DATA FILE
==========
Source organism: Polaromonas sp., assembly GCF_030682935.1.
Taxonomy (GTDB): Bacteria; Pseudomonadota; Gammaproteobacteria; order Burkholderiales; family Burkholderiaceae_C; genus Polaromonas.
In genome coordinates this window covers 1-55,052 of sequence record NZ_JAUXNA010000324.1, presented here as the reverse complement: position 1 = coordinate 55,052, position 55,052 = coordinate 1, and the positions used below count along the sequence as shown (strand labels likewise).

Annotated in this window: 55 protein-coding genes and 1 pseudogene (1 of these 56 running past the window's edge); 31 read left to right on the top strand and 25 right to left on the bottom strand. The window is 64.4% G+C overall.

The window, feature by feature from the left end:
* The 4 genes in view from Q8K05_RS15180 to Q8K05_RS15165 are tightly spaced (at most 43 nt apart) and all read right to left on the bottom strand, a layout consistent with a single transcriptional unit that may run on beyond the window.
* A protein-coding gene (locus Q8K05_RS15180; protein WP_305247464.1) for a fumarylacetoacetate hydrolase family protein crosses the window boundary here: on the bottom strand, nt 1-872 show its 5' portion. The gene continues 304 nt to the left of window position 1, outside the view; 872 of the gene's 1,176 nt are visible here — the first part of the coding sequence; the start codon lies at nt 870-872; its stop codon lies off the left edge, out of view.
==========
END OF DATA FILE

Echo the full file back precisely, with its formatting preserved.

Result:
Source organism: Polaromonas sp., assembly GCF_030682935.1.
Taxonomy (GTDB): Bacteria; Pseudomonadota; Gammaproteobacteria; order Burkholderiales; family Burkholderiaceae_C; genus Polaromonas.
In genome coordinates this window covers 1-55,052 of sequence record NZ_JAUXNA010000324.1, presented here as the reverse complement: position 1 = coordinate 55,052, position 55,052 = coordinate 1, and the positions used below count along the sequence as shown (strand labels likewise).

Annotated in this window: 55 protein-coding genes and 1 pseudogene (1 of these 56 running past the window's edge); 31 read left to right on the top strand and 25 right to left on the bottom strand. The window is 64.4% G+C overall.

The window, feature by feature from the left end:
* The 4 genes in view from Q8K05_RS15180 to Q8K05_RS15165 are tightly spaced (at most 43 nt apart) and all read right to left on the bottom strand, a layout consistent with a single transcriptional unit that may run on beyond the window.
* A protein-coding gene (locus Q8K05_RS15180; protein WP_305247464.1) for a fumarylacetoacetate hydrolase family protein crosses the window boundary here: on the bottom strand, nt 1-872 show its 5' portion. The gene continues 304 nt to the left of window position 1, outside the view; 872 of the gene's 1,176 nt are visible here — the first part of the coding sequence; the start codon lies at nt 870-872; its stop codon lies off the left edge, out of view.